*603 Q. Did you have occasion to ask him any questions at that time or did he have an occasion to make a statement to you? MR. FRASER: Objection, Your Honor. THE COURT: Overruled. MR. FRASER: May would he approach the bench? THE COURT: Well, yeah, if you wish to. (Conference at the bench.) THE COURT: All right. Overruled. Go ahead. Q. What, if anything, did he tell you at that time? MR. FRASER: Objection. THE COURT: Overruled. A. We told him there were a couple of questions we would like to ask him to clarify the statement. He said okay, he would answer them. He was asked again how he got into the Steak and Ale restaurant. He was then asked if he could describe the lady that came to the door. He stated she was about twenty-five years old, attractive, brown hair, slender build, and she was wearing a white blouse. He was asked what room he was in when he entered the building. He stated he knew it was not the dining room area for sure. He stated it might have been the kitchen area, but he could not be positive. He further stated it seemed like there were some boxes or something near the doorway when he entered. MR. FRASER: Your Honor, object to that on the same grounds that I previously told the Court. THE COURT: Overruled. A. He stated that he could not draw a diagram of the interior because it was the first time he had been in the building. The writer then asked Gardner to describe the office. He advised he only remembered it as being sort of small. He stated he remembered the manager, the white male sitting at the desk doing paper work, and the desk was at the other end of the room. Gardner described the white male as about the same age as the girl. He stated that he had short brown hair, no glasses, no beard, and wearing a light colored shirt. Gardner was then asked if he remembered where he shot the two victims. He stated he shot the manager in the face and eye. MR. FRASER: Your Honor, object and move to strike. THE COURT: Overruled. A. Gardner then added that he shot the girl in the back side of the neck. The writer then asked Gardner if he remembered what position the two victims were in when he left. Stated the manager was sort of slumped up on the wall, and the girl was lying on her side in the floor. Gardner gave no further information. Q. Were warrants served on him subsequent to that time? A. Yes, sir. We talked to District Attorney Tisdale and advised him of the above information and warrants were issued at that time. Q. And he was returned to the county jail? A. Yes, sir. MR. TISDALE: You may examine.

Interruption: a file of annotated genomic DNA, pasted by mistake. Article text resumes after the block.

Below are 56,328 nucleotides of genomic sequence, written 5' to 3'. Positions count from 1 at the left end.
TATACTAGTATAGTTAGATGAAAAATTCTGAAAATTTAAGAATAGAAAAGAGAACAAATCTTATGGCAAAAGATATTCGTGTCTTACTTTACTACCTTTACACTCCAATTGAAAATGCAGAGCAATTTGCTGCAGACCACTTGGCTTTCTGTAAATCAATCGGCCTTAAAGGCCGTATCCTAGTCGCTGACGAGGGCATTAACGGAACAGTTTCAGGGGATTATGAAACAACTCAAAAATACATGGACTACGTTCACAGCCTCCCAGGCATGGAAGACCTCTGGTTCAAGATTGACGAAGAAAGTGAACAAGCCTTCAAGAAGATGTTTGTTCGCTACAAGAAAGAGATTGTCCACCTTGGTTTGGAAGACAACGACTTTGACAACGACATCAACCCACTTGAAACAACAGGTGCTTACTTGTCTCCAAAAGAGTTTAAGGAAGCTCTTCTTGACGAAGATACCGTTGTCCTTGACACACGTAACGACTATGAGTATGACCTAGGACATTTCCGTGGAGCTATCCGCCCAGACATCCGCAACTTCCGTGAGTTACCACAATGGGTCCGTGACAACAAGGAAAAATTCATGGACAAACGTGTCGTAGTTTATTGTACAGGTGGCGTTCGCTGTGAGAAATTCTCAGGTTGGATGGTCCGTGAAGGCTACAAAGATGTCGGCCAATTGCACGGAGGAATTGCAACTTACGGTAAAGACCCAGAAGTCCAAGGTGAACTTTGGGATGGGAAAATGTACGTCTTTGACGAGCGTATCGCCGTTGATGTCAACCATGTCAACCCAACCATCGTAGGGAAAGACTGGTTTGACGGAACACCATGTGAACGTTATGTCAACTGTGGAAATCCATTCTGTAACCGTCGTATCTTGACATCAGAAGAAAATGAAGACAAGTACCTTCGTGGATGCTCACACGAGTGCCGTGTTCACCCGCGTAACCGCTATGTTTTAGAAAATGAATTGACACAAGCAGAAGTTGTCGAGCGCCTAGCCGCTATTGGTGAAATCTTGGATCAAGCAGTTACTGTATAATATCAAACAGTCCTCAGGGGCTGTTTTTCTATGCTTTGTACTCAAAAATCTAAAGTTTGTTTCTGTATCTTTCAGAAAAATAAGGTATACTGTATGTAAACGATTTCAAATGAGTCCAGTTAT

We find no merit in defendant's argument. First, it is not at all evident from the record or from defendant's brief that there was indeed a violation of the discovery provisions. Second, assuming that the statement was not provided as required by G.S. 15A-903(a), it is simply inconceivable that it could have been sufficiently prejudicial as to warrant awarding defendant a new trial. The tape-recorded confession was played for the jury at trial and in it defendant recounted in great detail the events leading up to and surrounding the robbery and the murders. In our view, the statement made on 24 March 1982 was merely an elaboration and clarification, and defendant has not met his burden of demonstrating prejudice. Third, and again assuming there was a violation of discovery provisions, the sanctions, if any, which the trial judge may impose pursuant to G.S. 15A-910 are entirely discretionary and will not be reversed absent a *604 showing of abuse. State v. Alston, 307 N.C. 321, 298 S.E.2d 631 (1983). In this case, the trial court elected to impose no sanction, and defendant has failed to show any abuse of discretion. Id. This assignment is overruled.